IEC Commissioners should go

IEC Commissioners should go

IF you want to see that this is no country for young people, then look no farther than the drama over the contracts of commissioners at the Independent Electoral Commission (IEC).

Justice Mahapela Lehohla, Dr Makase Nyapisi and Advocate ‘Mamosebi Pholo remain in their positions a month after their contracts expired. It looks like they will continue to cling on to those jobs without contracts.
To justify their continued illegal occupation they are clutching at some technical issues.
They say they are waiting for the State Council to work on their new contracts. They say they have already been informed that the State Council is working on the matter. Yet whatever reason they can give, the point remains that they are working without valid contracts. Among the three commissioners are two legal experts who should know better that you cannot work without a contract even when you have been promised one by the appointing authority.

When the Commissioners noticed that their time was up they wrote to Government Secretary, Moahloli Mphaka, informing that they preferred to be reappointed for a second five-year term as stipulated in the law. The law says they have an option of a reappointment. Mphaka told them that the government is not going to renew their contracts.

The Commissioners realised that they had written to the wrong person so they immediately wrote to the Secretary of State Council. Suddenly they had discovered that the government is not the appointing authority because they had seen that there is no plan to extend their stay.
One of the commissioners even says they then spoke to political party leaders about their contracts. That is tantamount to admitting that they have been lobbying politicians to push for their contracts to be renewed. Only those who don’t follow current affairs will be shocked by such an admission. At a political rally in Qoaling in 2014, Prime Minister Thomas Thabane did not mince his words when explaining the appointment of the three commissioners. He said they had been handpicked based on their political affiliation.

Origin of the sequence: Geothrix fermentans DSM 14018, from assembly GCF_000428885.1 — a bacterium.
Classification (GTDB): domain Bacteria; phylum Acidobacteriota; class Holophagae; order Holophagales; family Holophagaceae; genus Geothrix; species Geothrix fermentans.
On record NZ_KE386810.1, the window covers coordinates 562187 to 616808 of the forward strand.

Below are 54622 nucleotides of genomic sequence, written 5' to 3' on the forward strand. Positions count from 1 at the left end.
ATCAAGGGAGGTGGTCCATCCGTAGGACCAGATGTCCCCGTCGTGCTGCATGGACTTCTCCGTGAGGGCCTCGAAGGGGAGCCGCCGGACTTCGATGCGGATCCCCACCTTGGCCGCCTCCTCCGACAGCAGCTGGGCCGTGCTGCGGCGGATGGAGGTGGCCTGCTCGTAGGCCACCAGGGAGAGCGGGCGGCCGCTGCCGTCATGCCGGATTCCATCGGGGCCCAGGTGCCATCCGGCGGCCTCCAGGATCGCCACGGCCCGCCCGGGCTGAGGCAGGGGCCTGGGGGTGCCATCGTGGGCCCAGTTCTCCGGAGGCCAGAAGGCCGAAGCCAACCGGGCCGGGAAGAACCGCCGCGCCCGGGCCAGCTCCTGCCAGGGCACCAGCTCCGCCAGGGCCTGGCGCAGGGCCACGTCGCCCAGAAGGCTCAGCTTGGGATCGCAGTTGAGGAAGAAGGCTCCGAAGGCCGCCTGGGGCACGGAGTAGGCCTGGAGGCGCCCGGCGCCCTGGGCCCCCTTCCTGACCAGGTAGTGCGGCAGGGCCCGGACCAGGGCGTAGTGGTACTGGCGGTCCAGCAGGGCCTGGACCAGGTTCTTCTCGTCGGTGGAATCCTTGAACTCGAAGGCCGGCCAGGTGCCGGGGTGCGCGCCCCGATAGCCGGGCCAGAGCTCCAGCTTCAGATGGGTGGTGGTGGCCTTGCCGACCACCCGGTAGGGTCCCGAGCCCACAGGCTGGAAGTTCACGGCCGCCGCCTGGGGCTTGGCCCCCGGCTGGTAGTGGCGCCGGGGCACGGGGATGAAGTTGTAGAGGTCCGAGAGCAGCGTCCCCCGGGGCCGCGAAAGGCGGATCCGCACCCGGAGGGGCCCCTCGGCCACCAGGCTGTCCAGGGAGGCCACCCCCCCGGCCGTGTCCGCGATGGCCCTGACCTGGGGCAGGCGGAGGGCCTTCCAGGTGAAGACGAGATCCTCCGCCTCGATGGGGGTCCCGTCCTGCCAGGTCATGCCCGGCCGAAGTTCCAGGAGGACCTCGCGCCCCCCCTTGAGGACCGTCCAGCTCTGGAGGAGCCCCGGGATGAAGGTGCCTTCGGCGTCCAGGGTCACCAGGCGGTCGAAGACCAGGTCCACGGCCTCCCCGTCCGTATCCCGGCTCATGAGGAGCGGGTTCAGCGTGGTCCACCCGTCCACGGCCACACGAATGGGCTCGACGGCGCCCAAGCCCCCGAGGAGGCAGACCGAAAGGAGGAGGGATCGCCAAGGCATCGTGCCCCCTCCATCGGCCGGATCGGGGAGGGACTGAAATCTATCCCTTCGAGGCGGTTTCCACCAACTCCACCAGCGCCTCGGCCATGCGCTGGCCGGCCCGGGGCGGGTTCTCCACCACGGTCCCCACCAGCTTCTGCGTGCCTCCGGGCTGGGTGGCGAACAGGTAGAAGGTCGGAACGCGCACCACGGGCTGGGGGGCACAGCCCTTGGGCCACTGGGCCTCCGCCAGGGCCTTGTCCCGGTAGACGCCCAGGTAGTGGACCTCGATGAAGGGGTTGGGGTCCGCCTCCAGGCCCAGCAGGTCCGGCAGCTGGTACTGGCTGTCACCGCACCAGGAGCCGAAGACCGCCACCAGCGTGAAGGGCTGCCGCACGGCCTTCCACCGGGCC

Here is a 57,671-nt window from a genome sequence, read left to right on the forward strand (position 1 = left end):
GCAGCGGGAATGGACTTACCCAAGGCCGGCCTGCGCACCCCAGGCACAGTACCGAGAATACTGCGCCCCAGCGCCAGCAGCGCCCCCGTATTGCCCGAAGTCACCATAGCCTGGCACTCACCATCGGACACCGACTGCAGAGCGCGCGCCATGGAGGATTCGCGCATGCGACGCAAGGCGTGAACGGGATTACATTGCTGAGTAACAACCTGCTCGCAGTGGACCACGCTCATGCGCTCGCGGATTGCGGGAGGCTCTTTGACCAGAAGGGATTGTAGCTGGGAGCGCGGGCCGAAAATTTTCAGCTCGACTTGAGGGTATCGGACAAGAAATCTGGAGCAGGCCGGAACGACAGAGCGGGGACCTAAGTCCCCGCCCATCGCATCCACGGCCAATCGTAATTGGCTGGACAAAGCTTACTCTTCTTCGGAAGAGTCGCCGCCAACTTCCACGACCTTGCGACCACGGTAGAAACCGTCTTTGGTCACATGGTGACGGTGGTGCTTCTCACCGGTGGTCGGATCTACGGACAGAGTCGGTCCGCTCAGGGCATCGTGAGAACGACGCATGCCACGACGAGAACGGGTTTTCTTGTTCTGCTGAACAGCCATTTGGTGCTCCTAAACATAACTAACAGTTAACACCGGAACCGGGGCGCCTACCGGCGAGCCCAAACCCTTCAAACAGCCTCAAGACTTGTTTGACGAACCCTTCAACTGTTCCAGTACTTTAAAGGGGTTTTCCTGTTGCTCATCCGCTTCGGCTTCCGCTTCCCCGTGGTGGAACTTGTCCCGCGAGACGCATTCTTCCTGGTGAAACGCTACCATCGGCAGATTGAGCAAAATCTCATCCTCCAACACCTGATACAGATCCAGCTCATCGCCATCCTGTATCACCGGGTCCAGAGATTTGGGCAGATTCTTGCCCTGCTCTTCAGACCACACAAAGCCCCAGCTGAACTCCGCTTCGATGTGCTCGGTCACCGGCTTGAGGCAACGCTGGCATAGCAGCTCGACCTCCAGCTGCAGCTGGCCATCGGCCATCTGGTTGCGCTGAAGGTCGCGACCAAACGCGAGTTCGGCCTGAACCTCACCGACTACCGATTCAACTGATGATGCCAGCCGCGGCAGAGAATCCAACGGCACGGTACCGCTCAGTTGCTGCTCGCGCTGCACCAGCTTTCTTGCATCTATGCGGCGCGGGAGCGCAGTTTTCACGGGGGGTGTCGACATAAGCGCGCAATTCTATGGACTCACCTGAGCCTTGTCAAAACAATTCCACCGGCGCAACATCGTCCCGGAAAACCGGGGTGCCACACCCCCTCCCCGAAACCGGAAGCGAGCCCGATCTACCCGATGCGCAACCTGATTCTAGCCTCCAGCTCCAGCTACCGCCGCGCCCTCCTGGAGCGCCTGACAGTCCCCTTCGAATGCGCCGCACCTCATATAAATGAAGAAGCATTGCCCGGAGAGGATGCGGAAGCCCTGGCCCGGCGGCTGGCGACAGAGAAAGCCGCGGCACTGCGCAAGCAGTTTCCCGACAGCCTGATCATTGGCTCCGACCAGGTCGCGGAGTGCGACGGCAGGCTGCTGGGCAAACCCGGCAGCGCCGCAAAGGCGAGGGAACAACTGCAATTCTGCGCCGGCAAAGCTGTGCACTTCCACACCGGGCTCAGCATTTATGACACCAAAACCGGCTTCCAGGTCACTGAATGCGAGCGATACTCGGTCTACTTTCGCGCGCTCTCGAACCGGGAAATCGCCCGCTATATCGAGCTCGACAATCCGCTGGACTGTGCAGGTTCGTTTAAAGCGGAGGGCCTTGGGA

Justice Lehohla is a member of All Basotho Convention (ABC), Dr Nyapisi belongs to the Lesotho Congress for Democracy (LCD) while Adv Pholo is with the Basotho National Party (BNP).

Note that when Thabane was saying those words the three parties were in a coalition government.
I am painfully aware that the current government has changed its position and now wants to reuse and recycle the old Commissioners.
That will be sad but not shocking, for we have always known that Lesotho’s governments have a passion for keeping pensioners in permanent jobs. Don’t believe any Lesotho government that says it wants to empower the youths because that is a blatant lie told with a straight face to a people who now know that the opposite is much closer to the truth.

The prudent and logical thing to do is to replace those old commissioners with young and vibrant people. The IEC urgently needs some new blood, not some pensioners who have clearly run out of steam.